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Workers without contracts to get protection under new law

Update: May, 27/2015 - 08:53

National Assembly Deputy Bui Si Loi, Deputy Chairman of the Committee of Social Affairs, spoke with Vietnamplus about the draft law on Labour Safety and Hygiene.

What do you think of the draft law on Labour Safety and Hygiene, which chalks out policies for non-contract workers?

Occupational accidents have become complicated in recent years, shown by the more than 600 deaths annually, ranking second behind fatalities caused by traffic accidents.

However, reports from the health sector said that deaths from work accidents were three times higher than that – about 1,700 deaths annually.

Occupational accidents are an alarming issue. However, the current Labour Code covers just 17 million workers out of the 54 million. The remaining 37 million workers have no labour contracts, including 24 million living in rural and agricultural areas. This means they are not protected by the law.

The new law will give us a chance to provide a safe working environment for all workers. This also fits the spirit of the 2013 Constitution's Article 35.

Non-contract workers are mostly poor and could hardly afford occupational accident insurance. What do you think?

Both National Assembly deputies and the public know that the feasibility of the new law is essential. Even for workers who have labour agreements, labour safety and hygiene has not been implemented well and occupational accidents are still happening.

For example, in recent days, three serious accidents caused by crane and scaffolding collapses occurred in Ha Noi, killing three people and leaving two others injured. Initial investigations showed the contractors hired labourers to use the cranes without getting approval from authorities. All were workers with labour contracts.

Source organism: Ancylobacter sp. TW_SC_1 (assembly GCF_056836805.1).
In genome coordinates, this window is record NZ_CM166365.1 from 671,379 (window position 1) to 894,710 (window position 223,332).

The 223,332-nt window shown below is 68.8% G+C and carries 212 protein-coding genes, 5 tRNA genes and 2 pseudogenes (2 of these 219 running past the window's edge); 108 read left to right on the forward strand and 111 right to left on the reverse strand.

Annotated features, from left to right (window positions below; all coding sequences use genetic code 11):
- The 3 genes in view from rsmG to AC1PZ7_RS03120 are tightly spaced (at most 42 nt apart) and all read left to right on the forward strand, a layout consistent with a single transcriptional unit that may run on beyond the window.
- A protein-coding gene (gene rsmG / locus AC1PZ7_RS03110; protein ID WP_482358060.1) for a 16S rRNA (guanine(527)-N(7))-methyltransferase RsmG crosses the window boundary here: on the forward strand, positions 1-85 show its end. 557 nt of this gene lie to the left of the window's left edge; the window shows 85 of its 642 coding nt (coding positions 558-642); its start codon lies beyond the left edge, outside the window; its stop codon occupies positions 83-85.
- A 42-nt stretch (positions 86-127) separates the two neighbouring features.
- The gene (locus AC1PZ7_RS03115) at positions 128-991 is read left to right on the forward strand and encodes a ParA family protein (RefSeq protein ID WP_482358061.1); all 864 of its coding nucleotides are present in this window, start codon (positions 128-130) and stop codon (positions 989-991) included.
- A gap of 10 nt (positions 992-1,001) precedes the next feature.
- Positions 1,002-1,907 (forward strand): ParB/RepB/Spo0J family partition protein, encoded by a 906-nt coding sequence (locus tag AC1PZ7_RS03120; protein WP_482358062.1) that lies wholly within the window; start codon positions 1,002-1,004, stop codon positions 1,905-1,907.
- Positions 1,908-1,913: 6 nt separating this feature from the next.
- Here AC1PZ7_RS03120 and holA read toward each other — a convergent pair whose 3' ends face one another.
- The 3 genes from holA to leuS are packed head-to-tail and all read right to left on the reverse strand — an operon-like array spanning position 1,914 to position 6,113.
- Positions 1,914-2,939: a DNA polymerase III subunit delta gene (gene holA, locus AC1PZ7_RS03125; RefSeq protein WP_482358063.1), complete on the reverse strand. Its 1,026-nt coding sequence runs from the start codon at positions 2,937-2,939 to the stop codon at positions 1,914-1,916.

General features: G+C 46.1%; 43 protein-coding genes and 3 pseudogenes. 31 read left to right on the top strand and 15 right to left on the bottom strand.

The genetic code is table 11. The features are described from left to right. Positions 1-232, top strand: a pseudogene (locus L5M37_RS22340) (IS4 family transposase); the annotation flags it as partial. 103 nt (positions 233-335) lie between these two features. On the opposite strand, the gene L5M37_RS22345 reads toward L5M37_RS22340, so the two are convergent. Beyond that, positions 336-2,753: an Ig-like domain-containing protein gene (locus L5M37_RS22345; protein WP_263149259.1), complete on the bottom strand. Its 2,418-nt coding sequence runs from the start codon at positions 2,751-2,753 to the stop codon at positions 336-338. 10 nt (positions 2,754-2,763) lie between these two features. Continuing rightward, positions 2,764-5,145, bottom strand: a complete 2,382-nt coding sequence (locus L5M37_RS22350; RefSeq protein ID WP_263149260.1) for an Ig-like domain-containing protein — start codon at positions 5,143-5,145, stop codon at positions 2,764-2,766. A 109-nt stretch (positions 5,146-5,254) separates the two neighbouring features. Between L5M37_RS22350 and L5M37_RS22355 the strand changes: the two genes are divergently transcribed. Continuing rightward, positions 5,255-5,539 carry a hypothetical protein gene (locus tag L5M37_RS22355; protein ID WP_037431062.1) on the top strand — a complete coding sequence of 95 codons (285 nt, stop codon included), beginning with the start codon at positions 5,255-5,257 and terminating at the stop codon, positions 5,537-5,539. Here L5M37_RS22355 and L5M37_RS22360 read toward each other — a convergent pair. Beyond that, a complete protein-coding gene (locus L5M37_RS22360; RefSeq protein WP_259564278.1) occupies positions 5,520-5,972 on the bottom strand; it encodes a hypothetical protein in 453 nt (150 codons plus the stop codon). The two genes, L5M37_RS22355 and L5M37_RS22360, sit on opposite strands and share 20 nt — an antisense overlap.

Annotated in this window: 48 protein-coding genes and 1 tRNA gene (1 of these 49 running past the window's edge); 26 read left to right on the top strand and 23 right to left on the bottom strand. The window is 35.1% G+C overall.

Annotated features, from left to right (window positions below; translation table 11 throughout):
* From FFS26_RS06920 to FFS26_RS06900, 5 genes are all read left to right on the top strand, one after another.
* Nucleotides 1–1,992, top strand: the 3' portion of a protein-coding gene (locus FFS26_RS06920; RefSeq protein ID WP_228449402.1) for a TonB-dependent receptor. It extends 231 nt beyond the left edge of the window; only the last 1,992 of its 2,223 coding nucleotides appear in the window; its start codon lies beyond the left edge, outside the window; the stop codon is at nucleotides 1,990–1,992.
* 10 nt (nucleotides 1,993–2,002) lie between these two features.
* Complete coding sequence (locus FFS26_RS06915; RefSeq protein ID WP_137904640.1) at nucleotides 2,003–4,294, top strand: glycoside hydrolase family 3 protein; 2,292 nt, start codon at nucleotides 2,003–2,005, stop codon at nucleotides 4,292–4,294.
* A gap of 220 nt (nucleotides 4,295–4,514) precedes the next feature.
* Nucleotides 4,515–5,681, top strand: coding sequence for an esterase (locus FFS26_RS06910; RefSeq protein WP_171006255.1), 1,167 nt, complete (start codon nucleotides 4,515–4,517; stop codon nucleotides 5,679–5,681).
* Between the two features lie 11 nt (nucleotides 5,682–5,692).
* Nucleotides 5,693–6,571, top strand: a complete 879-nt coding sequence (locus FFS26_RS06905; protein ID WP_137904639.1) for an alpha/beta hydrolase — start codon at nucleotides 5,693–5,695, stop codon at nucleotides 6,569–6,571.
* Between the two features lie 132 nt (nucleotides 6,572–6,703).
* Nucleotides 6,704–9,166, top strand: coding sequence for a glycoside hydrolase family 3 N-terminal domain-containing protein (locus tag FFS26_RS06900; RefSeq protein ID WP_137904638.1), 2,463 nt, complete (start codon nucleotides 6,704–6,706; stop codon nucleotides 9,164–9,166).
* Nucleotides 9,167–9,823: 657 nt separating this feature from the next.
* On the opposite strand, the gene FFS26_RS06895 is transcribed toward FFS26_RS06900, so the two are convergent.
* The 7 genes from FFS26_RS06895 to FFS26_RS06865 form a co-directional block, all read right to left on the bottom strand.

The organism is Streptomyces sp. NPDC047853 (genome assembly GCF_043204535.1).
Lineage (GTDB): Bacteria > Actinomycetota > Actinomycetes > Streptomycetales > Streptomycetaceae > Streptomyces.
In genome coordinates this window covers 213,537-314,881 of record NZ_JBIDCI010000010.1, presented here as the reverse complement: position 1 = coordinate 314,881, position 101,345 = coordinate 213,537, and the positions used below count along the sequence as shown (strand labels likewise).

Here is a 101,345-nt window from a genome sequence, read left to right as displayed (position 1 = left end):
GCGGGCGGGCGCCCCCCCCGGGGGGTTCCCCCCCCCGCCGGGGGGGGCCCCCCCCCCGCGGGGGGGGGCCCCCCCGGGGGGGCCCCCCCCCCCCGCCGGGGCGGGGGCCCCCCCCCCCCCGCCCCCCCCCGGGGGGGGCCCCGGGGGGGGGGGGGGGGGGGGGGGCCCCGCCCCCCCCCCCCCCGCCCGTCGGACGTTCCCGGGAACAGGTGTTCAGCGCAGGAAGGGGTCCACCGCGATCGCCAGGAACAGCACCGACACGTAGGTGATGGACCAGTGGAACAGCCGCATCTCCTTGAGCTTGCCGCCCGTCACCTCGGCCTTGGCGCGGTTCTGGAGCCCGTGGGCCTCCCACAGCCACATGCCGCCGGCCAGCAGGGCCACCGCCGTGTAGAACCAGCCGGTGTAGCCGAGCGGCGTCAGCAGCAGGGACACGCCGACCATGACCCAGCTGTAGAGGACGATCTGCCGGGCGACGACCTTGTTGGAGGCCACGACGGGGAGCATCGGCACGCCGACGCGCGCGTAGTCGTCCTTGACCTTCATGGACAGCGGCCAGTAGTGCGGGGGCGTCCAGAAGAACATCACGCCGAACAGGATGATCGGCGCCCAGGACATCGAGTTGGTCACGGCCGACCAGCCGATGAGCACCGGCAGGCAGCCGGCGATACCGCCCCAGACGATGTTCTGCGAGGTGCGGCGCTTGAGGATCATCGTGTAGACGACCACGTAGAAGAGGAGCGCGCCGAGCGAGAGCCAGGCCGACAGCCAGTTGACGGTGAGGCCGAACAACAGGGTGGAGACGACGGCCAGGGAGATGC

This shows that the compliance of labour safety and hygiene regulations is rather loose. It calls for more attention to the issue by State management agencies.

It is quite difficult for non-contract workers to join occupational accident insurance. I myself believe that the support of the State is necessity to encourage them to join.

A new regulation on the draft law on Labour Safety and Hygiene stipulates that labourers who have no labour contracts and apply for jobs requiring strict labour safety and hygiene must be trained about labour safety and hygiene.

It's obvious that the State must allocate a fund to train non-contract workers about labour safety and hygiene. This regulation might not be effective immediately, but it would assure safety for this group of workers.

NA deputies have proposed to increase inspection forces on the compliance of labourer safety and hygiene at district levels to minimise occupational accidents. Do you think this will work?

In my opinion, it is necessary to strengthen inspections on labourers as the current 487 inspectors can hardly cover 54 million workers, 500,000 enterprises and other private businesses.

It means that between 800 and 1,000 inspectors need to be hired to conduct the task and the Government must allocate more funds to pay them.

However, it is not about the number of inspectors, it is about professional skills to solve the problem. The NA's Committee for Social Affairs will submit the initiative to the NA Standing Committee and collect opinions from NA deputies. — VNS

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